The symbol of a free nation is the national flag
of that country. Every free country in the world
has its own national flag. Our country, India,
too has its own national flag. It is referred to
as 'Tiranga', meaning tricolour. Indian
National Flag is a horizontally designed
tricolour with stripes of deep saffron, white
and green and a navy blue Ashok Chakra with 24
equally spaced spokes in the middle.
History of the National flag
The current national flag was adopted during a meeting of the Constituent Assembly that took place on 22 July 1947, just a few days before India's independence on 15 August, 1947. It served as the National Flag of the Dominion of India from 15 August 1947 to 26 January 1950 and that of the Republic of India thereafter. The flag is based on the concept of 'Swaraj' and was designed by Pingali Venkayya. At that time the saffron and green stripes were used to honour the two major religions of India, Hinduism and Islam. Later a white band was added in the centre with a spinning wheel in the middle to show respect to each other's religions.
About the present national flag of India
Each of the colours and the blue Ashok Chakra in the Indian National Flag has its own significance and meaning. The top saffron colour signifies the renunciation and devotion. The white colour in the centre represents peace and harmony. The green colour at the bottom symbolises youth and energy. The Ashoka Chakra or the Wheel of Ashoka denotes the courageousness and peace.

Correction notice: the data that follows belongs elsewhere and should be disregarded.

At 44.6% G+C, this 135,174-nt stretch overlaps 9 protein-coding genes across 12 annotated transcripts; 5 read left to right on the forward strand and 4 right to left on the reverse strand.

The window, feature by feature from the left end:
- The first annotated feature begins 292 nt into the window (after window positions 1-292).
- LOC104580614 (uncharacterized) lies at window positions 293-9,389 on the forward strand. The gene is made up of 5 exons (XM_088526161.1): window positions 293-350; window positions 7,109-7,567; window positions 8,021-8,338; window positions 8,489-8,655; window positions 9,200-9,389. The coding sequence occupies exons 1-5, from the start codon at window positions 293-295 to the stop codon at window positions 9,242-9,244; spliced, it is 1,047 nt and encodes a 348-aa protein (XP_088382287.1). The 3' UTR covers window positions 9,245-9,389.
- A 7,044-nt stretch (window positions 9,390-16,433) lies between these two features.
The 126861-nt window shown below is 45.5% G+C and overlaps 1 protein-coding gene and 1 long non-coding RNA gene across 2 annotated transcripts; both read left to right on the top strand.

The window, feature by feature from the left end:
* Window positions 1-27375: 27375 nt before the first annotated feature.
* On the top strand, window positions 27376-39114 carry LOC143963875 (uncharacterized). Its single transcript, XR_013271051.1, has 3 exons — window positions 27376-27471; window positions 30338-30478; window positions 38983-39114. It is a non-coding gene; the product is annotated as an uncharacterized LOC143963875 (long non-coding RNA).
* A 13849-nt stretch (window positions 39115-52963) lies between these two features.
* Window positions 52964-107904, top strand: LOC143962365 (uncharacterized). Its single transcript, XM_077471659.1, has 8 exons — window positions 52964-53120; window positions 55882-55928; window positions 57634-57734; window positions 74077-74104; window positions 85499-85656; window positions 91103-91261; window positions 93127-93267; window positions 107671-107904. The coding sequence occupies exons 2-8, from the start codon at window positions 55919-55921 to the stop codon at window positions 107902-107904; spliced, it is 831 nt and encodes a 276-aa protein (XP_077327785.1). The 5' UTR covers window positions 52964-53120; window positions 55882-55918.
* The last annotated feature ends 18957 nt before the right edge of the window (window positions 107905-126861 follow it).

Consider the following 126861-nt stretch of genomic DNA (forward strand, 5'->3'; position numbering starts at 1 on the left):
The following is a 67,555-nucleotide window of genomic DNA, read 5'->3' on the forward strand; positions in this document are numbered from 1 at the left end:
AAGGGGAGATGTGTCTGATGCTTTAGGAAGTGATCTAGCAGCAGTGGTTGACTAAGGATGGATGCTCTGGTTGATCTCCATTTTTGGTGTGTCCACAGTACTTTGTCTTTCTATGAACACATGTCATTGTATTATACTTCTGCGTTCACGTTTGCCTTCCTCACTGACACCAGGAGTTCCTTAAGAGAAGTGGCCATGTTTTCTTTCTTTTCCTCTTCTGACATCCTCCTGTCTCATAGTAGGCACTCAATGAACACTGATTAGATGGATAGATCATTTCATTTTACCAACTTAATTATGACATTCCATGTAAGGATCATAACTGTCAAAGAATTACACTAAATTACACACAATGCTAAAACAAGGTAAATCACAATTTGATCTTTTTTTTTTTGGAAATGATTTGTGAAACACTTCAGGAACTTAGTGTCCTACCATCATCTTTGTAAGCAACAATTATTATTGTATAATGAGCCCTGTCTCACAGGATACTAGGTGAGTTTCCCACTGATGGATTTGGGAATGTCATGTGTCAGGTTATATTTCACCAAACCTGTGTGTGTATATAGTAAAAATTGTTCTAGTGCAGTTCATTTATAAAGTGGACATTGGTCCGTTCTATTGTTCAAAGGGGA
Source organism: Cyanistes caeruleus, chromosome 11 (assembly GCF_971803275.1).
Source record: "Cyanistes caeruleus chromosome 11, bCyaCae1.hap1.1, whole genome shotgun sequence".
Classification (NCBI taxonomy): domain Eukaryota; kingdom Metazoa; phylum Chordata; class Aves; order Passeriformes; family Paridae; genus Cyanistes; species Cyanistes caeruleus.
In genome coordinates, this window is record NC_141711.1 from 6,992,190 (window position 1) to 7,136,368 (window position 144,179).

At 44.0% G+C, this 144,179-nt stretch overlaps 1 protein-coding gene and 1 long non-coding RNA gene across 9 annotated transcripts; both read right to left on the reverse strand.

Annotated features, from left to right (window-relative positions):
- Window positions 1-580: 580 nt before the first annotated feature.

The designing specifications and manufacturing processes are looked after by the Bureau of Indian Standards. Our national flag is always made from khadi cloth, which is a special hand-spun cloth, first introduced by Mahatma Gandhi.
Apart from other laws, the Flag Code of India 2002 has been introduced to govern the display and use of the Indian National Flag in a manner that will in no way disrespect our national pride. Official regulation says that the flag must always be treated with "dignity, loyalty and respect". The flag must never touch the ground or water. It should never be used as tablecloths, draped in front of a platform, plaque, cover a statue, cornerstone etc.
According to the Indian National Law, damaged or soiled flags are not to be cast aside or disrespectfully destroyed. They are to be destroyed as a whole in private, preferably by burning or by any other method consistent with the dignity of the flag.
On our national days we ride on the waves of patriotism. Every corner, every crossroad, every shop, and most cars sport the tricolor - the symbol of our sovereignty.